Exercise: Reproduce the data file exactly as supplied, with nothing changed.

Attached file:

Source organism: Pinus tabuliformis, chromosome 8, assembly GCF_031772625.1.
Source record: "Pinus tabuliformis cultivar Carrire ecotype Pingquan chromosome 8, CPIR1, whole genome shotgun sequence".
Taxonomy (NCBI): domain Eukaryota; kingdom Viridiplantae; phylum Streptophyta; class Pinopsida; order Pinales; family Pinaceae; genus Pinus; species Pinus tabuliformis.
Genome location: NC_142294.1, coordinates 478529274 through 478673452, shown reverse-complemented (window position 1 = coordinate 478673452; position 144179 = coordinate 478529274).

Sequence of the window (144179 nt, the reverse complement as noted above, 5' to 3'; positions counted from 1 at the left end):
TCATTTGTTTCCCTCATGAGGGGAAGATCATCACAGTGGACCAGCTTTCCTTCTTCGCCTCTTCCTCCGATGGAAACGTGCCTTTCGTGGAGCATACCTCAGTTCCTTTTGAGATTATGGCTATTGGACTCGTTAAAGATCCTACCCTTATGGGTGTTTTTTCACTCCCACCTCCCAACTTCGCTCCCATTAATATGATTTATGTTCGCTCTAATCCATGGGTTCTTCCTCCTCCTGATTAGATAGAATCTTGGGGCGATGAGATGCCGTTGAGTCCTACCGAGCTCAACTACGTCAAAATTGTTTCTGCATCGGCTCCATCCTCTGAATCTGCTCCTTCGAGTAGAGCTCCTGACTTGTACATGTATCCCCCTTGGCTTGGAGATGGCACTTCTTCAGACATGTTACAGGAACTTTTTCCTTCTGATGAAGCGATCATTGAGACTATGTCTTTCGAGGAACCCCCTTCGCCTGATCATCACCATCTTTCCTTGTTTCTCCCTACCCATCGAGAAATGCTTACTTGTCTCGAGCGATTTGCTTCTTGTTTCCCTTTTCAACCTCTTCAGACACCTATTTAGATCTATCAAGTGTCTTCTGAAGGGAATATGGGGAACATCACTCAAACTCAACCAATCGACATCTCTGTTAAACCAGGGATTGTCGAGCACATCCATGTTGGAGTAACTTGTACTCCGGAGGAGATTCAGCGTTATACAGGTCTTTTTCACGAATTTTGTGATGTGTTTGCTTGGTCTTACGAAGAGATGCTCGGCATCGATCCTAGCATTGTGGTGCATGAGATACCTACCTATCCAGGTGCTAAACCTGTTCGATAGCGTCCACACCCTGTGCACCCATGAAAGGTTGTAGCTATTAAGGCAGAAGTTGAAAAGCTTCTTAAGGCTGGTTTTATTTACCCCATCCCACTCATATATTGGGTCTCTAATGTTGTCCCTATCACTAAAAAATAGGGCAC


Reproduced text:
Source organism: Pinus tabuliformis, chromosome 8, assembly GCF_031772625.1.
Source record: "Pinus tabuliformis cultivar Carrire ecotype Pingquan chromosome 8, CPIR1, whole genome shotgun sequence".
Taxonomy (NCBI): domain Eukaryota; kingdom Viridiplantae; phylum Streptophyta; class Pinopsida; order Pinales; family Pinaceae; genus Pinus; species Pinus tabuliformis.
Genome location: NC_142294.1, coordinates 478529274 through 478673452, shown reverse-complemented (window position 1 = coordinate 478673452; position 144179 = coordinate 478529274).

Sequence of the window (144179 nt, the reverse complement as noted above, 5' to 3'; positions counted from 1 at the left end):
TCATTTGTTTCCCTCATGAGGGGAAGATCATCACAGTGGACCAGCTTTCCTTCTTCGCCTCTTCCTCCGATGGAAACGTGCCTTTCGTGGAGCATACCTCAGTTCCTTTTGAGATTATGGCTATTGGACTCGTTAAAGATCCTACCCTTATGGGTGTTTTTTCACTCCCACCTCCCAACTTCGCTCCCATTAATATGATTTATGTTCGCTCTAATCCATGGGTTCTTCCTCCTCCTGATTAGATAGAATCTTGGGGCGATGAGATGCCGTTGAGTCCTACCGAGCTCAACTACGTCAAAATTGTTTCTGCATCGGCTCCATCCTCTGAATCTGCTCCTTCGAGTAGAGCTCCTGACTTGTACATGTATCCCCCTTGGCTTGGAGATGGCACTTCTTCAGACATGTTACAGGAACTTTTTCCTTCTGATGAAGCGATCATTGAGACTATGTCTTTCGAGGAACCCCCTTCGCCTGATCATCACCATCTTTCCTTGTTTCTCCCTACCCATCGAGAAATGCTTACTTGTCTCGAGCGATTTGCTTCTTGTTTCCCTTTTCAACCTCTTCAGACACCTATTTAGATCTATCAAGTGTCTTCTGAAGGGAATATGGGGAACATCACTCAAACTCAACCAATCGACATCTCTGTTAAACCAGGGATTGTCGAGCACATCCATGTTGGAGTAACTTGTACTCCGGAGGAGATTCAGCGTTATACAGGTCTTTTTCACGAATTTTGTGATGTGTTTGCTTGGTCTTACGAAGAGATGCTCGGCATCGATCCTAGCATTGTGGTGCATGAGATACCTACCTATCCAGGTGCTAAACCTGTTCGATAGCGTCCACACCCTGTGCACCCATGAAAGGTTGTAGCTATTAAGGCAGAAGTTGAAAAGCTTCTTAAGGCTGGTTTTATTTACCCCATCCCACTCATATATTGGGTCTCTAATGTTGTCCCTATCACTAAAAAATAGGGCAC